All sorts of hanging items.

If you’re looking for lanterns for your doorway, hit Tai Yuen street.

This stall selling cute roosters can be found along Cross street


This is the seasonal stall. Usually a hat shop, they convert fully to CNY decorative items for the 3 week season.


If you’re looking for festive snack trays, you’ll find them at the household shops along Wan Chai road.


I was wondering why this bakery had developed a mass following, people were hogging the pavement. Everyone was waiting for 5pm when discounts apply to all the baked goods.

These baked puff snacks in particular seemed to be getting a lot of attention.

All this lasts until Chinese New Year which is on the 28th of January. Many stall owners will be on vacation for two weeks after that, visiting relatives in China or just taking a break. Everything gets a little pricier during this time, but as chinese people say, it’s only once a year!

Let’s not forget the goodies for the table, red melon nuts and gold chocolates.

Kang Kee Fresh noodle shop in Wan Chai market

My friend JC lives in Kowloon but I have since convinced her to do her dinner grocery shopping in Wan Chai. Usually on Mondays and Thursdays when we meet, she’ll come with me through the market to pick up her vegetables, meat and some condiments for dinner.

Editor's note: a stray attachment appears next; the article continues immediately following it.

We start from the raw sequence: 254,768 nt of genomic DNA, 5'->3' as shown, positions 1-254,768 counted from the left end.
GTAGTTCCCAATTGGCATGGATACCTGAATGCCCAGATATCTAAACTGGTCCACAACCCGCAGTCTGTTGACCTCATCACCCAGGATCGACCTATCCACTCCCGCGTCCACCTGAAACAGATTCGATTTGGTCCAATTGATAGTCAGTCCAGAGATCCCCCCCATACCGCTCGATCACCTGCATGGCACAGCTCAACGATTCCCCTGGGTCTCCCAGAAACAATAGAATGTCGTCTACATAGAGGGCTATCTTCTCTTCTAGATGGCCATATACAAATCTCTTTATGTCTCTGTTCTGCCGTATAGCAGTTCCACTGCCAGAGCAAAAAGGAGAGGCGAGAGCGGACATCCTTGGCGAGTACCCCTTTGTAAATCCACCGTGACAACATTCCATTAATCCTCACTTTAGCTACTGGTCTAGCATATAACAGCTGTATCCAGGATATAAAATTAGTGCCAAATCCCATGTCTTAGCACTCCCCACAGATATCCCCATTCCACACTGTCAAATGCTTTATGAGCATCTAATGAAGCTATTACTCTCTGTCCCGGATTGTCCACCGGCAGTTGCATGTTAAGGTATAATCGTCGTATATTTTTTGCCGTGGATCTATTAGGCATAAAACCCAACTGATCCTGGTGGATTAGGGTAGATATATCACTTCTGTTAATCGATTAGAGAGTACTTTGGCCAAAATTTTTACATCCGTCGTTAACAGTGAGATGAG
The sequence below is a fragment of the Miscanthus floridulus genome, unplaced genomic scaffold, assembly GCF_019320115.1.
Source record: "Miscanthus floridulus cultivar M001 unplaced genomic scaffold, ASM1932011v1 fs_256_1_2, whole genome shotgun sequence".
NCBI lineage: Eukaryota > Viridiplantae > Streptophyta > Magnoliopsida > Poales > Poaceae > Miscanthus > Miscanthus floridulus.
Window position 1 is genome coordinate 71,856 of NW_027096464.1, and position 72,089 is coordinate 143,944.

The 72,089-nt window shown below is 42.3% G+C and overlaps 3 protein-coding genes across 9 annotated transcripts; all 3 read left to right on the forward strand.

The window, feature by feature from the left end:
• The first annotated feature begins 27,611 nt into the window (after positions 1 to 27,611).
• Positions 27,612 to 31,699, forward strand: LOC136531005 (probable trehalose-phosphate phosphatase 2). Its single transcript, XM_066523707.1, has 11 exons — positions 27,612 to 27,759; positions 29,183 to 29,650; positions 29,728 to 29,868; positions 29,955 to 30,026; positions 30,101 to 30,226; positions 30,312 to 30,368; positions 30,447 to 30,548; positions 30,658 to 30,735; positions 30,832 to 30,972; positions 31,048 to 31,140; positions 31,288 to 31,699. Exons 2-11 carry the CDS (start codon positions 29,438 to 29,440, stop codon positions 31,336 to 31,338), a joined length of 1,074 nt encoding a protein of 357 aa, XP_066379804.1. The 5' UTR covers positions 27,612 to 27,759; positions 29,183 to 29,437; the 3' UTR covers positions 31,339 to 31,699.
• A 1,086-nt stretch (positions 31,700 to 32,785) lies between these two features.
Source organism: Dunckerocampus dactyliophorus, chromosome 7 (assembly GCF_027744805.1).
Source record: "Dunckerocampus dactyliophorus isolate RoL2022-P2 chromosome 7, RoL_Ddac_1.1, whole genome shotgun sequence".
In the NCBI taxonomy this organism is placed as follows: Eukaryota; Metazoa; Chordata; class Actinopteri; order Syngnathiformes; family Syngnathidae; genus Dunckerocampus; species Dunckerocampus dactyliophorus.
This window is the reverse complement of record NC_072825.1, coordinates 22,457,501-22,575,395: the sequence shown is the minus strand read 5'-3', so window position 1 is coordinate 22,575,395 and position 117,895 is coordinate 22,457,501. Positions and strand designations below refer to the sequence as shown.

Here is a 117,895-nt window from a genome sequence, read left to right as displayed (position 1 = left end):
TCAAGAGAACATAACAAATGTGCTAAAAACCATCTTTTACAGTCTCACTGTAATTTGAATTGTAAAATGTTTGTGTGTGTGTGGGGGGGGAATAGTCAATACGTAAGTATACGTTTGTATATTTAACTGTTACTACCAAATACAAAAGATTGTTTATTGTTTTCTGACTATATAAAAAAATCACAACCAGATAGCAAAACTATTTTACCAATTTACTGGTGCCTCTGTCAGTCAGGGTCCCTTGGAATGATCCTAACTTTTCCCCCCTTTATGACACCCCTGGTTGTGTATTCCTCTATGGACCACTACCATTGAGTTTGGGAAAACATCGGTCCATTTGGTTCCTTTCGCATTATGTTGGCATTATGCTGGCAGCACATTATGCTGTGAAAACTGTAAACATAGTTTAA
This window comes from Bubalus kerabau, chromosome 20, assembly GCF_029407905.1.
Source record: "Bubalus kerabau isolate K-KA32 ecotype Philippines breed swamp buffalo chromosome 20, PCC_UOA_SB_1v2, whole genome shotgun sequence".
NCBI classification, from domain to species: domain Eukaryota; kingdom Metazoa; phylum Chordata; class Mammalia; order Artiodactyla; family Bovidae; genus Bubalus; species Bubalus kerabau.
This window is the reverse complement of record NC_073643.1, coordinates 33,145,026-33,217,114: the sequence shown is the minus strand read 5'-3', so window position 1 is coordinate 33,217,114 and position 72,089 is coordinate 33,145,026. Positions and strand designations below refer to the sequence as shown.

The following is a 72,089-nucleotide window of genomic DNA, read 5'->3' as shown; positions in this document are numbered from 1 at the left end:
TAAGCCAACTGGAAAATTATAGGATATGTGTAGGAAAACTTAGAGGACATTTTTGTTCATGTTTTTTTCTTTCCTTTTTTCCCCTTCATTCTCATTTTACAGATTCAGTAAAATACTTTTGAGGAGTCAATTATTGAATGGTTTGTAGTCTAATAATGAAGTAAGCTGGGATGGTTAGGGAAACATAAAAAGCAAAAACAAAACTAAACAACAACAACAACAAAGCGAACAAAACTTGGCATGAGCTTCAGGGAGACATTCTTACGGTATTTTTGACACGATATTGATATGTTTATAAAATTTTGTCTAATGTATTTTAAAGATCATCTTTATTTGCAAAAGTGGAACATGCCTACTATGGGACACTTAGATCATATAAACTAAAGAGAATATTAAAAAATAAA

On Monday, she asked me where she could buy good freshly made skins for dumplings. 

“Ah”, I said. “You can get them from Kang Kee.”

JC said she didn’t know where it was but could I take her next time? JC, this post is for you.

Kang Kee is a fresh noodle institution. 

Every morning, trucks with heavy sacks of flour show up, guys load them onto their backs to carry it into the store. In the back of the store, machines get going and a fine layer of flour dust covers the entire shop and surrounding floor area. 


They make all the popular shapes of fresh noodles. Flat ones, Fat ones, skinny ones, white ones, yellow ones, mouse tail ones. They also sell Chee Cheung fun if you’re inclined to eat it at home instead of at a dim sum restaurant. You can also get the dried noodles in fancy flavours, crab, abalone, scallop etc.


There’s also the variety in skins. Square ones, round ones, big ones, small ones, you can pretty much wrap whatever morsels in these. The great thing is that the fresh noodles are smooth and do not require preservative. The dumpling and spring roll skins also made fresh lack the distinctive chemical taste that I find in frozen supermarket versions.


I usually buy spring roll skin and popiah skin from here. It’s freshly made and you’ll need to get there before two if you need it in quantity. It sells out pretty fast. Alternatively place your order the day before.


Everything is sold by weight except the dried noodles which have already been pre-weighed and sell by the piece. 


You can also pick up manufactured packets of pasta, vermicelli and various sauces here. 

I’ll be taking JC there personally but you contact me for a tour of the wan chai market or find Kang Kee here: